Funding allocated to N.Y.P.L.’s E.S.O.L. program would be cut in half from $500,000 to $250,000. In the 2010 fiscal year, N.Y.P.L. held 117 E.S.O.L. classes at 20 of its branches, serving 3,000 students. If the proposed cuts happen, it could only conduct 69 classes at 11 of its sites for 1,275 students. N.Y.P.L. had no further regional breakdown of these numbers.

In attempt to convince the City to restore funding, N.Y.P.L. has created an advocacy website, dontclosethebook.NYPL.org, and has compiled nearly 122,000 letters from patrons pleading with the City Council to restore the cuts.

Last week, 2nd and 3rd graders from Chinatown’s P.S.1 gathered in front of City Hall to protest the proposed cutbacks. Letters of complaint that the children scribbled on sheets of paper were sent to the Mayor and to City Council. Councilmembers Jimmy Van Bramer and Vincent Gentile were present to show their concern and speak to the importance of the libraries.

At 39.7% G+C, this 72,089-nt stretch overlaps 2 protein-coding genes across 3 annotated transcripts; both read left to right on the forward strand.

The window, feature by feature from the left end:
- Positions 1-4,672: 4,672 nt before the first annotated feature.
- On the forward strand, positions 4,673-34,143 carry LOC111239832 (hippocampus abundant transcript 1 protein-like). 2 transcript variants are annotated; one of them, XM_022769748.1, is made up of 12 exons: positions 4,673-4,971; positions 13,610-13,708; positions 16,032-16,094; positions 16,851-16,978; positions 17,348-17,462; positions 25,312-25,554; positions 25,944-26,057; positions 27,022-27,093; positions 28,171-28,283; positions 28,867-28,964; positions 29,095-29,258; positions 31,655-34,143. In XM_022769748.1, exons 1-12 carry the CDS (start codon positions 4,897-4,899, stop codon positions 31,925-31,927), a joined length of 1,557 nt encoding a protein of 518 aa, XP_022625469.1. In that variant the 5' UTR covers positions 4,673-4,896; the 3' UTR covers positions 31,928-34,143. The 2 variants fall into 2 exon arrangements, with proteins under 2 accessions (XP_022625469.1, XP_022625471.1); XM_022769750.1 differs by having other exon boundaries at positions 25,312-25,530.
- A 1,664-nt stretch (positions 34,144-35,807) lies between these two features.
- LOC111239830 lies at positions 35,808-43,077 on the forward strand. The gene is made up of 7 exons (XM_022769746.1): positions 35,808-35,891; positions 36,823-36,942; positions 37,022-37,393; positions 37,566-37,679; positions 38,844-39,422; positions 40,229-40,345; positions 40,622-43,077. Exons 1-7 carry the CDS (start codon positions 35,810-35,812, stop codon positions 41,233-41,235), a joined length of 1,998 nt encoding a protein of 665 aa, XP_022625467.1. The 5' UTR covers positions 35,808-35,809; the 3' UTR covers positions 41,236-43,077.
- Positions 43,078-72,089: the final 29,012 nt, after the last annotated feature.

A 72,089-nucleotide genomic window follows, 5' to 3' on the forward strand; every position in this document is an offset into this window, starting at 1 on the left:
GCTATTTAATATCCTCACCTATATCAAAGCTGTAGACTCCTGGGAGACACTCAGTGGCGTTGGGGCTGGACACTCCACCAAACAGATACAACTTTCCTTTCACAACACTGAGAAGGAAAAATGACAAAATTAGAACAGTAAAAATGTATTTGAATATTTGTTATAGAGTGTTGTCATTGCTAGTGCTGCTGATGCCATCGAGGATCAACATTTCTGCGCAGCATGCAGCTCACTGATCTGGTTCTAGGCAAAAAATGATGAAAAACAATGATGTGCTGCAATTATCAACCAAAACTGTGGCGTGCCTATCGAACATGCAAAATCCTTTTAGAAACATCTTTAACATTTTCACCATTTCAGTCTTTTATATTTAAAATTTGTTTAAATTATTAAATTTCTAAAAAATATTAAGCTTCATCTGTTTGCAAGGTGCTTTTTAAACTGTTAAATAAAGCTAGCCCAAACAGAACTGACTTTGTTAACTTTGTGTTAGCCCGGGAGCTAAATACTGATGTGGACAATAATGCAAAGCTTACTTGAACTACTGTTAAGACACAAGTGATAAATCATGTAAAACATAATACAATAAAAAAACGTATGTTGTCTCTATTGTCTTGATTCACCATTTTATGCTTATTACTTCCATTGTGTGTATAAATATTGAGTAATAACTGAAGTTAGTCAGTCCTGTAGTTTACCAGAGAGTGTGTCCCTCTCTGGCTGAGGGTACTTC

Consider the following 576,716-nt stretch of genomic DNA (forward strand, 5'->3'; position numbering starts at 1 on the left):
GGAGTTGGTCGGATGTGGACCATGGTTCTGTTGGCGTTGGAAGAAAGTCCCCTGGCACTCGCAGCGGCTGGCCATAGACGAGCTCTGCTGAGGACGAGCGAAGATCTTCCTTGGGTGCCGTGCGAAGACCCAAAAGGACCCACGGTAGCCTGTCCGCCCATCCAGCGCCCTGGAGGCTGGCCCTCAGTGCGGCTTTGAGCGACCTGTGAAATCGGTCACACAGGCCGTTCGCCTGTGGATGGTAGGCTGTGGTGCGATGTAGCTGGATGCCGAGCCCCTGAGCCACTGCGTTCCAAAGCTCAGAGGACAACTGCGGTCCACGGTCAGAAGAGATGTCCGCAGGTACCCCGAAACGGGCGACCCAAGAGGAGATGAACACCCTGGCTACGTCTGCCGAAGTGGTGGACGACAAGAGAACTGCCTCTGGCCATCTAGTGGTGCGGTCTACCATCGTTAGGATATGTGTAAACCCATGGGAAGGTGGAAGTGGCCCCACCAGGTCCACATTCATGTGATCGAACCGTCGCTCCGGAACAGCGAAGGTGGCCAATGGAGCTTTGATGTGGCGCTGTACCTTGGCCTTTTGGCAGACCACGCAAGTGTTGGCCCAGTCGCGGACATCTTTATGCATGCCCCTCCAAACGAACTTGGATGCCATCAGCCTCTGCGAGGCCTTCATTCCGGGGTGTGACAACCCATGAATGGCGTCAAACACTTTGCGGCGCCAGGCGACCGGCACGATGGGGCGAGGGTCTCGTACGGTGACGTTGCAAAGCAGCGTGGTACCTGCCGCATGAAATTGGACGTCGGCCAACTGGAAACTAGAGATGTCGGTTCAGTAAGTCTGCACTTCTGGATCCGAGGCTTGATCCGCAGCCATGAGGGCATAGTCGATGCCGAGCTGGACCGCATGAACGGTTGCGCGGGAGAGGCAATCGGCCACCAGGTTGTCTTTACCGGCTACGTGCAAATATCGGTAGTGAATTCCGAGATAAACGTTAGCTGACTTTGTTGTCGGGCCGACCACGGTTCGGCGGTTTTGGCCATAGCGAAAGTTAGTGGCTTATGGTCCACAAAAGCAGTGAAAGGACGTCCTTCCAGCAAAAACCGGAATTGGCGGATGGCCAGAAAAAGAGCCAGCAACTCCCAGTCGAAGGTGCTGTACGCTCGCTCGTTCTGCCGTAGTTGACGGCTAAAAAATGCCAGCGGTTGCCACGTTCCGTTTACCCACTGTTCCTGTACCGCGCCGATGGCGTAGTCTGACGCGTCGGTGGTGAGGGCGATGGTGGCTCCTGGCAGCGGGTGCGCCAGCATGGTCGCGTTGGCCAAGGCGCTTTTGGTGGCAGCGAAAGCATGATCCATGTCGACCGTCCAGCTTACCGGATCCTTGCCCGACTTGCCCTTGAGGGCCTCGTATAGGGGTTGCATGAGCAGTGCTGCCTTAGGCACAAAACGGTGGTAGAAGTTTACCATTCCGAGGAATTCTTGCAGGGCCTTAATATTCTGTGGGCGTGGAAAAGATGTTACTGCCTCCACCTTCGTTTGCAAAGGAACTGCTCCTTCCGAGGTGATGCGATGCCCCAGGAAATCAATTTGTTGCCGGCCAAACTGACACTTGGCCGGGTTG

Sum Lin, a first-grader at P.S. 2, wrote: “Dear Mayor Bloomberg, please don’t close the libraries because books help children learn stuff. If you close the libraries, the children won’t know anything.”

“The proposed cut of $36.8 million is even worse than the cuts to the library in the 1970s, when New York was on the brink of bankruptcy,” said N.Y.P.L. President Paul LeClerc in a May 6 press release.

The financial cutback is one of several that Mayor Michael Bloomberg has set forth in early May when determining his executive budget for the upcoming fiscal year.

City Council is granted an annual sum to restore funding for core services such as N.Y.P.L. The Council will notify the public of its funding decisions early next week, once the budget is adopted.

Meanwhile, the N.Y.P.L. has their fingers crossed.